As I sit here getting ready to take my economics final exam, I am struck by a comment a friend of mine made the other day about our economy and our economic situation.  Essentially, his point was that what we needed to do was save more and spend less.  In other words, that it is our consumer-based economy that inevitably led us to at least some point of weakness.  His words were not that strong but I am distilling a bit here.

However, a consumption-based economy isn’t a bad thing unto  itself.  Yes, a low savings rate must be bolstered by some kind of government-based welfare system (Social Security) which does put a strain on earnings, but consumption can help fight off disinflation (which actually is an okay thing) but also certainly helps fight deflation or the threat thereof.  Even when our rate of consumption is low, we can still fight deflation (now, massive recession on top of low consumption is a different matter).  And high consumption also means payment of taxes, which means money to the government and local municipalities, and a stabilizing effect on the economy (it prevents it from overheating or going into recession for the most part).

The problem is how we fund this consumption.  For each person, it’s about whether we are borrowing in order to consume.  Are we using all credit card debt?  Taking out lines of credit on houses for which we already still have mortgages (and whose value then suddenly drops)?  For the government, the same applies – if we have a huge debt to foreign countries by selling bonds to them to fuel our economy, then we have ourselves in a precarious situation.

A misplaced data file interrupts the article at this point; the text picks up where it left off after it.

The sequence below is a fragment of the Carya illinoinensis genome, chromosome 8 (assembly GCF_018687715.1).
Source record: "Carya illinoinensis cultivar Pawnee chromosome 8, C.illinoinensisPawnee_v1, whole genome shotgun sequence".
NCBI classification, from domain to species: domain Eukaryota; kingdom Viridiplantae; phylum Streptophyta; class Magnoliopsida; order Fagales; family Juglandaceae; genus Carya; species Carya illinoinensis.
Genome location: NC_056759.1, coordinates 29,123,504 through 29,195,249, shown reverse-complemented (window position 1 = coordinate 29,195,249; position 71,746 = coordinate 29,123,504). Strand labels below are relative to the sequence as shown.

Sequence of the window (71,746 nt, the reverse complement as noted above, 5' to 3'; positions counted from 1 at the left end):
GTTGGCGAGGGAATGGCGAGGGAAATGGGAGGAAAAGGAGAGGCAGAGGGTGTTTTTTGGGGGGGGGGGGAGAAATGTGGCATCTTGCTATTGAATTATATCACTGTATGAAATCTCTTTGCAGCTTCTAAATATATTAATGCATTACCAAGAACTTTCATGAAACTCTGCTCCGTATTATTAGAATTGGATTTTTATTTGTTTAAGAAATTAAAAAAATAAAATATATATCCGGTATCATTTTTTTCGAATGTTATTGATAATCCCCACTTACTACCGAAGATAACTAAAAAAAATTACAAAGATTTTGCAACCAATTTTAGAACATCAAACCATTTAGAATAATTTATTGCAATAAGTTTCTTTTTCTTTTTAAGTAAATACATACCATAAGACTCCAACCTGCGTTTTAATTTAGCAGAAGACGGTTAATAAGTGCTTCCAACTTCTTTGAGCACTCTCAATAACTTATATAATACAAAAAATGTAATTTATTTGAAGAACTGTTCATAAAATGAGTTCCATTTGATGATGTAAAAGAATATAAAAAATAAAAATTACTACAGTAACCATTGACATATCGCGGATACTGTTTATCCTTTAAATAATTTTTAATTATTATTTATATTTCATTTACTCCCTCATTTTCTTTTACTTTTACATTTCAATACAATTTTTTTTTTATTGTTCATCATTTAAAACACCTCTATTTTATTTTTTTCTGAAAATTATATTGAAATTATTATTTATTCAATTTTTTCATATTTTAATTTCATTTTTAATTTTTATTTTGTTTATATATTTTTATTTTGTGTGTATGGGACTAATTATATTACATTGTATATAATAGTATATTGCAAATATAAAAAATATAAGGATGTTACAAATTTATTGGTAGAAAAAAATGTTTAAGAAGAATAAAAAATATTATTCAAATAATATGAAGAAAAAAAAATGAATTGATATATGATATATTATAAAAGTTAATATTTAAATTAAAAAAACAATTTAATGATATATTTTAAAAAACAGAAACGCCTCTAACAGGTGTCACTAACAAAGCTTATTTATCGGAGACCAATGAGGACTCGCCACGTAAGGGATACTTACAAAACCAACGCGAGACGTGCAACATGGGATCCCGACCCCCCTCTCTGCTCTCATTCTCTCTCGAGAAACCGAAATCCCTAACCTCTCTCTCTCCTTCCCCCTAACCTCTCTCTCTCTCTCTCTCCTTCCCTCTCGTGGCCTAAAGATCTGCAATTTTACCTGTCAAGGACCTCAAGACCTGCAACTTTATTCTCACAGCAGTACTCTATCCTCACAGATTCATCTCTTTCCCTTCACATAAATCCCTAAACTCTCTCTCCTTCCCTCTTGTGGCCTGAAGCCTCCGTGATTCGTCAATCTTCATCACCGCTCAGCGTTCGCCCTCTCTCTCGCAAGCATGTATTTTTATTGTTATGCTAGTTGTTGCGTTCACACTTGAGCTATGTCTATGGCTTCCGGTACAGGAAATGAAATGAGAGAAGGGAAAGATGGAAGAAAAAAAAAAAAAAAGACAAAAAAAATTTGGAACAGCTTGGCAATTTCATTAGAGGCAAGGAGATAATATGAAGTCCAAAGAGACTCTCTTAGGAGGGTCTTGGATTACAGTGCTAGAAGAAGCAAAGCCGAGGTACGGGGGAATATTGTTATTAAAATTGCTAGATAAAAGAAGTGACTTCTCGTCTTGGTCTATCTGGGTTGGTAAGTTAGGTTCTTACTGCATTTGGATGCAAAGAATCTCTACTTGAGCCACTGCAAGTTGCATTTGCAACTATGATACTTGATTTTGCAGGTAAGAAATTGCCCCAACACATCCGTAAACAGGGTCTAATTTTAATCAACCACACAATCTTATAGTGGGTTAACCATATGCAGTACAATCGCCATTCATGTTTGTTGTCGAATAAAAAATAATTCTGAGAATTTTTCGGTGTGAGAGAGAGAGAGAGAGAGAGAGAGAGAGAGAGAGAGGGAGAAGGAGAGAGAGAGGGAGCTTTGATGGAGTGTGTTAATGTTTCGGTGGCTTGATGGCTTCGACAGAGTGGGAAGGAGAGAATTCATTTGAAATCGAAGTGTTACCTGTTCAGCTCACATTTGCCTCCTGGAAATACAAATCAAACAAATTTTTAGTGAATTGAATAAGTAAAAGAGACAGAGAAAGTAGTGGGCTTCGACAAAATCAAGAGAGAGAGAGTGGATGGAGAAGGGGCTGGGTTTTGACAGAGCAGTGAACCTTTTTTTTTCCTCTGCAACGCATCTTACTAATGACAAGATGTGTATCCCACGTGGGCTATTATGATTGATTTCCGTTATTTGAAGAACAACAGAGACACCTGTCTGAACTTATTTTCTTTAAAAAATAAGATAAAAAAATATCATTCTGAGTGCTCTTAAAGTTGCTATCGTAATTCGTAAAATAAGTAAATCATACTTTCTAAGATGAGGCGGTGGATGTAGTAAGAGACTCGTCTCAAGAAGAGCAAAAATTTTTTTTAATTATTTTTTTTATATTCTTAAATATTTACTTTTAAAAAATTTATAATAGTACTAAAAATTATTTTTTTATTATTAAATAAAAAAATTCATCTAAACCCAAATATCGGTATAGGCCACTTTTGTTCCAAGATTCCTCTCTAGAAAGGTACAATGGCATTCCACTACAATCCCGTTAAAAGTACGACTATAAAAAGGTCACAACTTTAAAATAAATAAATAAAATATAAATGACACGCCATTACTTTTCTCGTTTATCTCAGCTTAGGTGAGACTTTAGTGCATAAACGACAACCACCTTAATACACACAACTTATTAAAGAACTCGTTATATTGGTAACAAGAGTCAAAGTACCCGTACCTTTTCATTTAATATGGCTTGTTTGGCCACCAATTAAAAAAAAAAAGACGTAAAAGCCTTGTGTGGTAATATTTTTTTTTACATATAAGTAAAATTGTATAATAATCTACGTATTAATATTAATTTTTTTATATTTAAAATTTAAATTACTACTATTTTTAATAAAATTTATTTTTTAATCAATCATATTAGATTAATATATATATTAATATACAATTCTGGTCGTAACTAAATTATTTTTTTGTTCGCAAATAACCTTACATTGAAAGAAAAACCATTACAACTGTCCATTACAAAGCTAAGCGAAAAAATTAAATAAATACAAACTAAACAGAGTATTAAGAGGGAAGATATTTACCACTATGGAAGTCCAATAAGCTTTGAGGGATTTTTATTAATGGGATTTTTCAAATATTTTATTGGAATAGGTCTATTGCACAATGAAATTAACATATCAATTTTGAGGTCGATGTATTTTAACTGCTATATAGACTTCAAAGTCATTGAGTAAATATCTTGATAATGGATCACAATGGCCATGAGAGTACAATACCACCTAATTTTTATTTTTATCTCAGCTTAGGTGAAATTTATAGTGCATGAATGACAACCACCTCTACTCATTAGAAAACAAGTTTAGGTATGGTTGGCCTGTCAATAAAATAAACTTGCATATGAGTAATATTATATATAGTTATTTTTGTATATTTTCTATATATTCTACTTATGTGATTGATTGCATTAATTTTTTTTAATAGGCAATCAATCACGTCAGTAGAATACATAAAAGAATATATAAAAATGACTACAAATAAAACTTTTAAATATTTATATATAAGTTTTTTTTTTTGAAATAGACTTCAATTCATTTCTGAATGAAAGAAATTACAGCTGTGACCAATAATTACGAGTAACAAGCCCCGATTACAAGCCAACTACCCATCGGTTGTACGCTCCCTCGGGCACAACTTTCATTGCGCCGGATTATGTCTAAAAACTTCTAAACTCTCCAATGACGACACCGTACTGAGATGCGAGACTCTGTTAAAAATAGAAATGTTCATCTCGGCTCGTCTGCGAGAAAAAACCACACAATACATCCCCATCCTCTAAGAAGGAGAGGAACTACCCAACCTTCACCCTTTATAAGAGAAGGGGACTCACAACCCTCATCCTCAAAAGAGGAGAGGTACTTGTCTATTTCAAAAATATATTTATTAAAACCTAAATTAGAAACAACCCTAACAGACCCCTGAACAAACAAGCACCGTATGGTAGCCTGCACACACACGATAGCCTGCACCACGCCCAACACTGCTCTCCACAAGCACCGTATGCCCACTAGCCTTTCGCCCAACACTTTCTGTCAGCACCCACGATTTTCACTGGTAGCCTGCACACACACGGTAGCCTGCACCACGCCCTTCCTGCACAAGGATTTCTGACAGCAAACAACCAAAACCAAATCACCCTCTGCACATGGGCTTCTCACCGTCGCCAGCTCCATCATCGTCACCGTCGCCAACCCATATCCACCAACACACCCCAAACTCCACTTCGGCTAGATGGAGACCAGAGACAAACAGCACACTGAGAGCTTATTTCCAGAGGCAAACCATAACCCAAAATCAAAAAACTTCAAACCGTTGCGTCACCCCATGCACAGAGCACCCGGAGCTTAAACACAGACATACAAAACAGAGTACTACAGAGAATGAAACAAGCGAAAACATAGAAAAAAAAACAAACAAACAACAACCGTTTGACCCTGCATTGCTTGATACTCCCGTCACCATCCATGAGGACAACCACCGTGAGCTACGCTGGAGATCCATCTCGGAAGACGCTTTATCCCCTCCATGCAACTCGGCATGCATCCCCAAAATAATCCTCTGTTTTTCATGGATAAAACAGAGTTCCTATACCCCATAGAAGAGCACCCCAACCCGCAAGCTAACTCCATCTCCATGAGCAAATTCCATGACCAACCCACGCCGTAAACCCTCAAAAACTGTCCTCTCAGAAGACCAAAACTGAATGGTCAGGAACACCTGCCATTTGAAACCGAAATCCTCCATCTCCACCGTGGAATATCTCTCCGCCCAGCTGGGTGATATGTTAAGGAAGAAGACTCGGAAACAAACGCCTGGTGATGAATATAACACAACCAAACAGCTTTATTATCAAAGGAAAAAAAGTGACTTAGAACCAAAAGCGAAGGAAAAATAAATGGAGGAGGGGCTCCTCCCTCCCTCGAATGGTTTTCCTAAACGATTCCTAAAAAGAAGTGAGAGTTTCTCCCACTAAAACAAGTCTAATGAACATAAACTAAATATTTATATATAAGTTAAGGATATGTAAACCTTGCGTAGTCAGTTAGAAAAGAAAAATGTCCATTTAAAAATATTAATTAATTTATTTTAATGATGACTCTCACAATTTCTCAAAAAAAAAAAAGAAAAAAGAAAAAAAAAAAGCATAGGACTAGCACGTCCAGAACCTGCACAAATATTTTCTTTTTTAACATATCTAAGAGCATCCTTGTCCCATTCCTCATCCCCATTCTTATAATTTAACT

Selling bonds is a common way of funding deficit spending.  Because we have a current and potentially more big stimulus packages coming up (and the future ones will be all government spending, I bet, with little to no tax cuts (which is a good thing for stimulus, actually)), that means we are selling a lot of bonds.  When we sell bonds, we go into debt.  The biggest buyer of our bonds right now is China.  China has sent a “shot across our bow” about devaluing the dollar through the Fed “printing money” by selling even more bonds.  This dilutes the market, lowers the price of the bonds, we then have to sell more bonds to get the same amount of money, etc.

So the government is fueling its consumption – which we need – through debt as well.  But it was already deep in debt.  And just like a person who consumes through debt, already being in debt to start with just makes everything worse.  

But…a consumption-based economy isn’t bad unto itself…